If you are attempting to build a structure from metal, you'll probably need to do a little welding before you're through. Welding is a means of tightly joining two pieces of metal together without the need for adhesive or holding structures. While there are a myriad of different welding methods, the basic process involves using a heat source to melt two metals together. For this raw material, welding is the best way to ensure a dependable and strong bond.
The Differences: Brazing, Soldering and Welding
In many cases, welding is confused with soldering and brazing. While all of these processes are very similar, they serve extremely different functions. Soldering is an electrical connection utilizing solder, a thin alloy wire. This substance is melted on top of two metals, likely wires, and it serves as a bridge for electrical impulses. The terminals remain intact and generally unchanged after the soldering process. These connections are not meant to withstand great pressure or force like welding joints. Instead, you'll find them in electronic circuits and computer panels.
Brazing, like welding, utilizes high temperatures to melt metal joints together. The process uses filler, like solder, to join the metals in a fashion similar to standard adhesives. However, unlike soldering, the wires or metal pieces are melted and changed to ensure a secure binding. Think of brazing as a cross between soldering and welding. The procedure aims to create a reliable mechanical joint.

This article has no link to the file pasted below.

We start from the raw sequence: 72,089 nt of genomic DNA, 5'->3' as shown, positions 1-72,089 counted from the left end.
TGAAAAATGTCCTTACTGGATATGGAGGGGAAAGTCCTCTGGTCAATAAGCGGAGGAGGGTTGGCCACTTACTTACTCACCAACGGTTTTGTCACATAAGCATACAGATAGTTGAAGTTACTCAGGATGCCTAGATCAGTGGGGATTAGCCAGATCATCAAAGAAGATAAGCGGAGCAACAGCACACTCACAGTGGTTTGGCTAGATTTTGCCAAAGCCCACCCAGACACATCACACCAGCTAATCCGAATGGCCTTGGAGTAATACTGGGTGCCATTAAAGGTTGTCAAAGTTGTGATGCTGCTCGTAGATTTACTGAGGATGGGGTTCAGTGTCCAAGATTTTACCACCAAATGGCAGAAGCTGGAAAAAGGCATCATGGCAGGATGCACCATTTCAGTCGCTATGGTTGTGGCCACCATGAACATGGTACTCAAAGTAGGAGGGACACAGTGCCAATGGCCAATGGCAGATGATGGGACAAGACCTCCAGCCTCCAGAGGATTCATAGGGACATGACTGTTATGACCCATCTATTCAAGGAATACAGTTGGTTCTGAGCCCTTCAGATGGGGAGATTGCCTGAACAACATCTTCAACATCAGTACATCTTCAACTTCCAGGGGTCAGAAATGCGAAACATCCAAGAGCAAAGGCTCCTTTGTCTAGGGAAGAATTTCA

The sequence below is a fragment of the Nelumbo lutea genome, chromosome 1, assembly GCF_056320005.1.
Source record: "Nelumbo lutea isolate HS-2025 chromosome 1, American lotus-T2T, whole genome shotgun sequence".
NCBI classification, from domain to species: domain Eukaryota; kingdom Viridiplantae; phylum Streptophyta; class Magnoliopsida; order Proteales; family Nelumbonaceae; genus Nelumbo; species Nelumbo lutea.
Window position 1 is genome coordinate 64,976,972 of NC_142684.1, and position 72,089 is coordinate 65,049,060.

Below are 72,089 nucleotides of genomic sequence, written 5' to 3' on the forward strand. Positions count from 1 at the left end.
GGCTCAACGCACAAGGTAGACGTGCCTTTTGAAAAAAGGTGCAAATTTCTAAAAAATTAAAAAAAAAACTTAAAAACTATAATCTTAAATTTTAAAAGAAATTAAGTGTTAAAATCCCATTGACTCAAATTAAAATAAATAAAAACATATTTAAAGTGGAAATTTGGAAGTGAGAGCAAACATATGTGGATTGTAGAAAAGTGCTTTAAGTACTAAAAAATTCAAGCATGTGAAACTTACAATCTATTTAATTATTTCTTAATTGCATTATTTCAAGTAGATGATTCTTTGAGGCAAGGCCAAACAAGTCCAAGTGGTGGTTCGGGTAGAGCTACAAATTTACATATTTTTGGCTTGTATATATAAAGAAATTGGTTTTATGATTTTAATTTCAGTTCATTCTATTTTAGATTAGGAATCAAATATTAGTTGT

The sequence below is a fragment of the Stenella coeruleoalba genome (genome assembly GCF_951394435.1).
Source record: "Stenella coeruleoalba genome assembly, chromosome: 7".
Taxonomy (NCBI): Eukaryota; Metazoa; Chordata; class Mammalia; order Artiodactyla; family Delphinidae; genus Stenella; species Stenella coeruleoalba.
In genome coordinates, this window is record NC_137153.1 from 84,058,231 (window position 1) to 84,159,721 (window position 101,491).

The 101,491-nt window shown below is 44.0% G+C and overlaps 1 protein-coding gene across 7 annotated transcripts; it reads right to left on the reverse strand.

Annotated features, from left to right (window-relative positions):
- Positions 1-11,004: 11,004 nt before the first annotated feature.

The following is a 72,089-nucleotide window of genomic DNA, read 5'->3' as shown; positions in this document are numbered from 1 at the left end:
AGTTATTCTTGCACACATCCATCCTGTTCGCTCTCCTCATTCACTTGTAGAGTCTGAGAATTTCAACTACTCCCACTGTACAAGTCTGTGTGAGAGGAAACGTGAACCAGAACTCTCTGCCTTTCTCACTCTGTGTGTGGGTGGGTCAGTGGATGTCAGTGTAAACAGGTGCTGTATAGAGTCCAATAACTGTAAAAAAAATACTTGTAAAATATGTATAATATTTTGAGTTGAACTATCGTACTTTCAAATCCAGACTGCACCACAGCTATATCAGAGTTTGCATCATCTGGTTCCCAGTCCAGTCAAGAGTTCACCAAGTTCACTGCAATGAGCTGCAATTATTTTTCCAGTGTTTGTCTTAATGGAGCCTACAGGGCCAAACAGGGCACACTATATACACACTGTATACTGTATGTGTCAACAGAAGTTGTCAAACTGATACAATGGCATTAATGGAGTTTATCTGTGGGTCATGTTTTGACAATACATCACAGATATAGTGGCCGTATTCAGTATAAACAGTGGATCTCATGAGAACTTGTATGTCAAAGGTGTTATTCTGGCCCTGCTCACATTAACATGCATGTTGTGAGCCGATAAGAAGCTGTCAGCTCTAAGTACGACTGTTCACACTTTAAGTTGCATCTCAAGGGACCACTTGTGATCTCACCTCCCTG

Welding equipment may vary depending on the exact method used, but all welders need a few key pieces of machinery and protective gear. To cut and smooth metal pieces, welders will likely have both a chop saw and an angle grinder. Since welding often involves joints and right angles, welding professionals will have a handy square and tape measures. Additionally, welders will likely have a chipping hammer.
Because welding involves molten metal, sparks and blow torches, proper protective gear is critical for safe welding operations. Welders will have safety glasses and particle masks securely fitted under an auto-darkening helmet. The helmet is specifically designed to shield the eyes from excessively bright sparks and flames. To cover the upper body, welders will don thick leather capes. The last essential element is a pair of welding gloves to guard against nicks and burns.
Filler and Flux
When welding, certain metals and joints may call for filler and flux to ensure a secure connection. Filler serves a purpose similar to solder: It seals any gaps between metals. This filler is simply an extra piece of compatible metal from a welding rod. Flux, on the other hand, is a nonmetallic chemical that inhibits the development of nitrides and oxides. Formation of oxides and nitrates will weaken the bond between metals.
Torches and Arc Welding
Most welding methods call for heat to join two metals, but the source of heat varies. Convenient and lightweight, the oxyacetylene gas torch is one of the most popular welding heat sources. An intense flame is produced via burning acetylene in oxygen. However, this heat source isn't entirely cost effective because the fuel comes in expensive cylinders. Arc welding uses an electrical power source. An electrode is attached to a potent and high current power supply and directed at the metal pieces. The electrode produces an ultraviolet spark that melts the metals together, warranting the use of an auto-darkening helmet.
If you're thinking about taking up welding to enhance your skills or complete a fun metal project, make sure you have all the proper materials. With sparks and hot metal around, you want to be sure you use tools and protective gear you can trust.